Metzeler M7 RR Review
Having been given the opportunity to test the Metzeler M7RR’s, I couldn’t refuse the offer even if I was 110% satisfied with my Pirelli Rosso 3’s. Right from the start they had allot to live up to in my mind, and to cut a long story short; they really didn’t disappoint, perhaps even impressed.
I find it extremely difficult to trust the front tyre when riding in the rain. Squirms and movement from the rear is not a big deal, but when the front tyre moves my heart jumps and not in a good way. That sensation gives me a sickening feeling. As luck, would have it the rain fell like mad for the first 300 miles I covered on the Metzeler M7RR’s but what did I expect in February. There I was, having to go to work on brand new tyres in what I can best describe as a winter monsoon; preparing to grab a handful of front brake and tip into a wet slippery roundabout. Not a time to be unsure of your tyres that’s for sure. I was pleasantly surprised the amount of feedback and grip I got off them, even in that short little ride. To say I was impressed off the bat would probably be an understatement.
The M7RR is designed to inspire confidence not only in the dry, but also when conditions are less than perfect. It is a sports tyre that can be used every day, rain or shine, hot or cold. Co-developed with some of the best road racers and tested during the likes of the isle of man TT. New compounds, tread pattern, carcass materials and profile build on the legacy of the M5 and its 0º steel belt; which was a much loved tyre by many. The 0º Interact technology uses different tension zones for a more progressive behaviour at all lean angles. Below the 0º belt is a radial carcass constructed from a rigid rayon material that maintains its shape and doesn’t deform under heavy loads. Simply put in normal words, all of this equates to a very stable feeling tyre, no matter what the lean angle.
Wrapped around the carcass is a range of compounds featuring a high silica content. Usually silica enhances the wet grip, with carbon black needed for dry and hot traction. But Metzeler uses a patented mixing process to allow 100% silica in all conditions. I still think they use pixies to achieve this magic. Metzeler claims optimal performance on dry and wet surfaces, as well as a wide range of temperatures. I can attest to this fully as it just seems to have infinite amount of grip, no matter what you throw at it. The M7 RR front sources a single 100% silica compound. Meanwhile, the rear tyre runs dual compounds, with a 45mm centre strip composed of 70% silica sandwiched by 100% silica compound sections. The more durable 70% silica compound, which covers 20% of the surface area, increases mileage. It also heats the tyre more quickly, as it is layered underneath the outer 100% silica compound.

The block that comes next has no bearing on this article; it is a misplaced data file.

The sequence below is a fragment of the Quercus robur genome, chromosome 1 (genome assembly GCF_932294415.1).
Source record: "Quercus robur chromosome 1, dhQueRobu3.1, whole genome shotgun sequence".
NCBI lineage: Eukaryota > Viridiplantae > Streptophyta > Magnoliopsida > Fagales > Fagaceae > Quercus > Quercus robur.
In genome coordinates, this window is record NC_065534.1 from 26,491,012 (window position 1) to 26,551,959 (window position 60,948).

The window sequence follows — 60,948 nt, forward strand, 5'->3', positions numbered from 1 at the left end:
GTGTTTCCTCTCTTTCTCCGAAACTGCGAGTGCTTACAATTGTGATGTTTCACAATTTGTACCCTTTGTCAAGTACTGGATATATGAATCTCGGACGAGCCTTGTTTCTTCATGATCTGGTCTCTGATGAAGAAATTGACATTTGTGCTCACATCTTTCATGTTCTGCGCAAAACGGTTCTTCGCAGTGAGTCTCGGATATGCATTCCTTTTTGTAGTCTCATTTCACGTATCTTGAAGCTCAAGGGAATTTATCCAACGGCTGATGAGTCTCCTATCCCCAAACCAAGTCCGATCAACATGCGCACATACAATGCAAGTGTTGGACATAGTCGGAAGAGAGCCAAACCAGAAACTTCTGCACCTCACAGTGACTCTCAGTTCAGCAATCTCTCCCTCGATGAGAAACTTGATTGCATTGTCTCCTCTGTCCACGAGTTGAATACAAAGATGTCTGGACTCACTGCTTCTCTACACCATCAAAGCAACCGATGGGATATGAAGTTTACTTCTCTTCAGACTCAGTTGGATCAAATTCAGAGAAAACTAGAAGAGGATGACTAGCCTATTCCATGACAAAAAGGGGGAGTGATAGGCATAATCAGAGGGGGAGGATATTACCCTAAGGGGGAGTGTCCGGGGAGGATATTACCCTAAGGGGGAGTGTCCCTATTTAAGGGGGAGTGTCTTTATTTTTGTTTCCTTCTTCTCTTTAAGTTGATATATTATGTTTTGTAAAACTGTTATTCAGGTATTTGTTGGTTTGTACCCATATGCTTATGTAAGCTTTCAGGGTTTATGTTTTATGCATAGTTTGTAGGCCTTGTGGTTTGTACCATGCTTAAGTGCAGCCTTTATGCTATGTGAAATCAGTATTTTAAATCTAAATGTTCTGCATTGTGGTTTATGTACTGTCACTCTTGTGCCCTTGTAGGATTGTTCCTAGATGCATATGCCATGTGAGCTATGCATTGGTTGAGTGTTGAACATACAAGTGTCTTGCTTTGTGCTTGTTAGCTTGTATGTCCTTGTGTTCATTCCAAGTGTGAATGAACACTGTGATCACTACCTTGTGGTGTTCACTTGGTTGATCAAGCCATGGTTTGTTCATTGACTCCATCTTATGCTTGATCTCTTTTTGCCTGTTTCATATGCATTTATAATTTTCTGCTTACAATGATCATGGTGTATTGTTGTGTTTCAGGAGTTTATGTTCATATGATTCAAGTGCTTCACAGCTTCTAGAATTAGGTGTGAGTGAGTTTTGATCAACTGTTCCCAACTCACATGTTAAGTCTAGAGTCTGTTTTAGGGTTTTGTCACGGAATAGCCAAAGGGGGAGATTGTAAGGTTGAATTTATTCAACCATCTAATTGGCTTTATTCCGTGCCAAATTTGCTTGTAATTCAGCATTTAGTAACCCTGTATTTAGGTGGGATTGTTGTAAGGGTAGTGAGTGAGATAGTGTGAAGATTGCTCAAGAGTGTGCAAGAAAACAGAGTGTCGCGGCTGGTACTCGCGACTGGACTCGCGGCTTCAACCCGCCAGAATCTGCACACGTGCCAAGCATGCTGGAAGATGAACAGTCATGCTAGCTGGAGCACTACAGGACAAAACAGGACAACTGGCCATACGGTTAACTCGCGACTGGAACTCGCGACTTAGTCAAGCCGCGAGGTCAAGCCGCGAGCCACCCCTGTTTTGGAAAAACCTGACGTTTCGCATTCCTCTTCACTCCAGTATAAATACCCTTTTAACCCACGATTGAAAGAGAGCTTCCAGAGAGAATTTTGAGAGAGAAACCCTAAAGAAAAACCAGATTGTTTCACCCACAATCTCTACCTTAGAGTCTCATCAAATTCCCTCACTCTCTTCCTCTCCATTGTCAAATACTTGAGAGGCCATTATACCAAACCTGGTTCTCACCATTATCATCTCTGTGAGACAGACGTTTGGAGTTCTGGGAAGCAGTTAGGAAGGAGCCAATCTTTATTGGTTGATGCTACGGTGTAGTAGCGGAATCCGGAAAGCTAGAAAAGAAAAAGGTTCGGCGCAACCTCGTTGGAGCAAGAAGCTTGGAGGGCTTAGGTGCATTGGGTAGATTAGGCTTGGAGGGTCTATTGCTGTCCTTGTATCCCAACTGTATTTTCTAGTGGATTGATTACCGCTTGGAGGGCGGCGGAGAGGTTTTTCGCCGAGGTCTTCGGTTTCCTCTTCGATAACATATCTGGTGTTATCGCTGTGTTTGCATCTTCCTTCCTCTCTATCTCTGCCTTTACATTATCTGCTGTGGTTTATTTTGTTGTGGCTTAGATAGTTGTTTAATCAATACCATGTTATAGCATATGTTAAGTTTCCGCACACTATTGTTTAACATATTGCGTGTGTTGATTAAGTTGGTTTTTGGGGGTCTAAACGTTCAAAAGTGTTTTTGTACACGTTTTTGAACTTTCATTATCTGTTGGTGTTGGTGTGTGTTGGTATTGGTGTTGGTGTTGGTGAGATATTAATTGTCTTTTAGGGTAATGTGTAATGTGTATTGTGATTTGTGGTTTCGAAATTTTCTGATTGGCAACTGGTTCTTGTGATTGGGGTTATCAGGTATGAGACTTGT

steering effort is very light and the bike tips in easily. The shoulder feels steeper than some other tyres in the category and slightly less linear. This is a positive trait as it delivers quicker side-to-side transitions; however, it takes a little more effort to achieve high lean angles then a more linear tyre. When taken on tight twisting roads this delivers pure joy, combined with the MT-07’s punchy engine. In my option the M7RR’s add to the ‘’fun’’ factor of the bike.
Warm up time is quick, taking just a few minutes or so before I feel confident that the grip level matches the conditions. Cornering grip is excellent and allows me to reach the edge of my comfort level without so much as one hiccup. Traction from the rear tyre is superb, both on the shoulder and when upright. With the masses of torque that the lovely CP2 engine produces going on the power quickly out of bends can be done with confidence. On the brakes the front tyre has plenty of grip and holds with stability while trailing in slow or fast corners.
Overall, I’m very impressed with the Metzeler M7RR. It’s an excellent road tyre and I’ll be testing it on track very soon. If you asked me to compare it to the Pirelli Rosso 3; I honestly couldn’t tell the difference between the two. I tend to think this is because they’re very much the same tyre, using the same compounds and steel belting system. Metzeler is owned by Pirelli and that shows in the similarities of the tyres. I may be wrong that they’re identical as I’ve only covered 800 miles on the Metzelers compared to 10k miles on the Pirellis. Only more time will tell and you can look out for a long-time review in the future.